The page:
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Talking to your parents about their future care

It’s difficult to talk to ageing parents about elderly care and their future plans. Read our tips for talking to elderly parents about care and support.

December 01, 2017

Elder care options

Helpful hints for talking to your parents about their future care 


1. Plan ahead

It can be difficult to know when to talk to your parents about plans for their future. Generally, there is no time like the present; sweeping it under the carpet can lead to a stressful and panicked decision during the middle of a crisis.

It’s far easier to have a relaxed discussion around what care and support they would prefer whilst they are in good health and coping well. Take your time so they don’t feel under pressure to give an answer straightaway.

It might help to make a mental list of the topics you’d like to bring up like health, loneliness, finances and housing.


2. Do your homework

Take the time to source information on the different care and support options available. Finding the right solution for you all is key.

Consider seeking advice from experienced organisations, like Taking Care or Age UK, to receive personalised, practical and co-ordinated solutions, including how the health and social care system works, benefit entitlements and certain legal matters.


3. Go online

Go online to find the benefits of the latest technology on offer. Simple solutions, such as personal alarms, fall sensors and GPS alarms around the home, can make a huge difference and provide your parents with the confidence to maintain their independence and 24/7 reassurance for you.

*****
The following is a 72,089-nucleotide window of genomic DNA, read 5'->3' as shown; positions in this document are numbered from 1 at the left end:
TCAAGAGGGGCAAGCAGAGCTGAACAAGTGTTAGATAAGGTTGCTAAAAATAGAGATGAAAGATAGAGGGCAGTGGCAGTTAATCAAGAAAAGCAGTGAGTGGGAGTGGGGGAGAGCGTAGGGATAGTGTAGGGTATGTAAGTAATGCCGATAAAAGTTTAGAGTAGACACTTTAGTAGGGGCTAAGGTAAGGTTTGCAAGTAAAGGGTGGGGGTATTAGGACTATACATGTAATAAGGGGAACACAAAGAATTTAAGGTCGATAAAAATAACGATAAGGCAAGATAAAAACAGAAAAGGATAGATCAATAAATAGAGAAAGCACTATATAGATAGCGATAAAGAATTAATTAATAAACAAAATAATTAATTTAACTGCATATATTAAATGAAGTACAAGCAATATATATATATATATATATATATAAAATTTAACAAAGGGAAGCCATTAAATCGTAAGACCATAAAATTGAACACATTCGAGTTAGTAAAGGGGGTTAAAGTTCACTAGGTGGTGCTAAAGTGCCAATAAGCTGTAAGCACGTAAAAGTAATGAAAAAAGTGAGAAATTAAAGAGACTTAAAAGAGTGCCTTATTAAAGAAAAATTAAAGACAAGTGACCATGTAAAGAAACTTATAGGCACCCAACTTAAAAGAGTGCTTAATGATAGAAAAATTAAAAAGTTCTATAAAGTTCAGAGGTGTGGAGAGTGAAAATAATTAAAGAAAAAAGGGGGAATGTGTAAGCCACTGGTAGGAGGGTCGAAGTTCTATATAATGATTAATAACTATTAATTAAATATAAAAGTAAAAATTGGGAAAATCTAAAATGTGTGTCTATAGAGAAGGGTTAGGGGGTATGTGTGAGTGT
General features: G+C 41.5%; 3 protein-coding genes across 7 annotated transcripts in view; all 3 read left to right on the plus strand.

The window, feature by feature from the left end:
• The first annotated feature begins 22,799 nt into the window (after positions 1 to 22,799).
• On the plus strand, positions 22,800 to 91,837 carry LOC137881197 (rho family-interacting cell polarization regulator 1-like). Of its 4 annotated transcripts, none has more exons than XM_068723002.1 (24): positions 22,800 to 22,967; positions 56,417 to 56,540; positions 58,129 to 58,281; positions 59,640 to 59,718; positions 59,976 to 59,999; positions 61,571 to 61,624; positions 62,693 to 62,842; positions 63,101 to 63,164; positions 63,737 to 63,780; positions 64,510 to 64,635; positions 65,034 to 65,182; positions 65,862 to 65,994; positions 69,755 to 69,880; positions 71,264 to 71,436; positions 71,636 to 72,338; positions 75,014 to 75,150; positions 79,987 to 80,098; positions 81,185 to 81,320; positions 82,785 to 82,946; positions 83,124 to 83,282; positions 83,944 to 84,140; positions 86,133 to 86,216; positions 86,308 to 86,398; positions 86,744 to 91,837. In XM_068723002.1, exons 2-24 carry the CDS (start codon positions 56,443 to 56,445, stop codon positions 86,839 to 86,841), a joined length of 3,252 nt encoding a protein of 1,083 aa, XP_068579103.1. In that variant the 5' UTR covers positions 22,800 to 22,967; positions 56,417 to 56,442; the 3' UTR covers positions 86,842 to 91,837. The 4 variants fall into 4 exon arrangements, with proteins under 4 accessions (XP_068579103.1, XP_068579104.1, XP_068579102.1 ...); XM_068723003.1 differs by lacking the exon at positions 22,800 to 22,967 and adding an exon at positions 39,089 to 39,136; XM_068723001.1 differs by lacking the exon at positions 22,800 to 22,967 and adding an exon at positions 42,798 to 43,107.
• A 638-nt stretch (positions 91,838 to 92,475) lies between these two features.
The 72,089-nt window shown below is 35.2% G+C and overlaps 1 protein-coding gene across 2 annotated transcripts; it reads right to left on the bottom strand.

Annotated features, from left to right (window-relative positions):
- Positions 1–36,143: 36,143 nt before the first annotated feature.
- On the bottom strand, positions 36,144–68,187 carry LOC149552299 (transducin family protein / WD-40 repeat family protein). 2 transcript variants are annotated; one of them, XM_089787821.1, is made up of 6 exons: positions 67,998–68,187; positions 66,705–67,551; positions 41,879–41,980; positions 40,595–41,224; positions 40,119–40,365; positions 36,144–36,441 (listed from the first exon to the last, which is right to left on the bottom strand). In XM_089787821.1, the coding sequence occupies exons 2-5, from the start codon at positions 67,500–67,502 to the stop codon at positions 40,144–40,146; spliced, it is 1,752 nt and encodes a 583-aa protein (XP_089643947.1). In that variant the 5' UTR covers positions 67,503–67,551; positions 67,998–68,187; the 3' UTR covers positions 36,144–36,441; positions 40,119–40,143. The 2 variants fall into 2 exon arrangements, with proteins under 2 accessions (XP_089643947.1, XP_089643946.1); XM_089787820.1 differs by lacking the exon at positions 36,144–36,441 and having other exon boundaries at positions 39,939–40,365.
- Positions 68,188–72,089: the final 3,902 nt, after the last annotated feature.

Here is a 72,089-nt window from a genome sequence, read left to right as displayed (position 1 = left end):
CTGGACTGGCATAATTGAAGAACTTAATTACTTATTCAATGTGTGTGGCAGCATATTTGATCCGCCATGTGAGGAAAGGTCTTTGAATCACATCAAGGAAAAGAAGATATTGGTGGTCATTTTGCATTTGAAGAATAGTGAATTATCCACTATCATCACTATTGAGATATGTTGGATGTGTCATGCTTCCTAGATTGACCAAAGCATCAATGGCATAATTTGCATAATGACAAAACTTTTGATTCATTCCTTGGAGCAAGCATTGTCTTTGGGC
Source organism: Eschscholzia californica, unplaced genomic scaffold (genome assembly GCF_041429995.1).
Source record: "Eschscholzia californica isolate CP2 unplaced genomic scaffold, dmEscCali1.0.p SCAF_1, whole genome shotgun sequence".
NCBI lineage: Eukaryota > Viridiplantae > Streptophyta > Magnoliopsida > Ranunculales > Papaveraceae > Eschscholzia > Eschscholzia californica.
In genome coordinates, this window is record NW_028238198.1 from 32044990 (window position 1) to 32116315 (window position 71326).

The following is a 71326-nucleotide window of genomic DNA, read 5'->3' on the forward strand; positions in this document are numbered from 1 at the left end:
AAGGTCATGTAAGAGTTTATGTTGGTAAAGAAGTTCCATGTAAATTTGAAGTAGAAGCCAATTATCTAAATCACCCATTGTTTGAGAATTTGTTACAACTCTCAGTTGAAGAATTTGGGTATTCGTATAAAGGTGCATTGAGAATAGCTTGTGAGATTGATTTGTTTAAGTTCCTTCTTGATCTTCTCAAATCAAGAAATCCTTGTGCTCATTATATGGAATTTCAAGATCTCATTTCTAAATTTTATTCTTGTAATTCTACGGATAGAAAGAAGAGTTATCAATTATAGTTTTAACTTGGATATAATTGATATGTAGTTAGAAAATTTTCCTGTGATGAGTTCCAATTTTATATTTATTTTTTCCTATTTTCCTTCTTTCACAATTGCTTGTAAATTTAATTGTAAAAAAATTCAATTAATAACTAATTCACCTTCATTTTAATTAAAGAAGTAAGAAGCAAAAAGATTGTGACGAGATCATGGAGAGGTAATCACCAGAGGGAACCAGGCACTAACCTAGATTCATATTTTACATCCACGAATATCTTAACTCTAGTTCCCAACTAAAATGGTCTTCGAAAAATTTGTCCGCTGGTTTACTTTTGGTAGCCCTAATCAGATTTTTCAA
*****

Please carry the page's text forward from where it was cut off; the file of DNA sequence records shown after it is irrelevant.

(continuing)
4. Assessments

Consider a safe home assessment.  These can provide invaluable advice on what aids and adaptations could make life easier. Many organisations and charities offer a home assessment service and will visit your parent’s home to recommend improvements and specialist equipment to make the home safer and more suitable.


5. Listen to your parent’s opinion

It’s important you talk together as a family about potential situations that might arise and the challenges you may face. Put yourself in their shoes. Imagine a lifetime of looking after yourself and being in control; it’s often hard to recognise or accept you may need help and support to remain independent. For some this may go as far as complete denial of any problems associated with ageing and insist ‘we are managing’ and ‘we don’t need any help’. They might be scared or worried, so be patient.

Be honest about your concerns, so you don’t go away feeling you haven’t covered everything or reached the right agreements.


6. Different scenarios

Presenting different scenarios is often an effective approach and makes it easier to discuss potential issues you may encounter. It can be less threatening to think about it happening to someone else and consider what they would do in that situation.


7. Touchy subjects

Talking money with family is never fun, but it’s crucial not to shy away from it. Legal matters like Powers of Attorney and Wills are best agreed early and can only be entered into when an individual still has full mental capacity.

Unanswered money matters can hang over you and whilst it may be uncomfortable talking about it, it can put your mind at rest once its dealt with.

Remember: The more we can talk about the future, the more we can understand each other’s priorities and preferences and the easier it will be to prepare and feel happy you are following your parent’s wishes.

Don’t put the conversation off.


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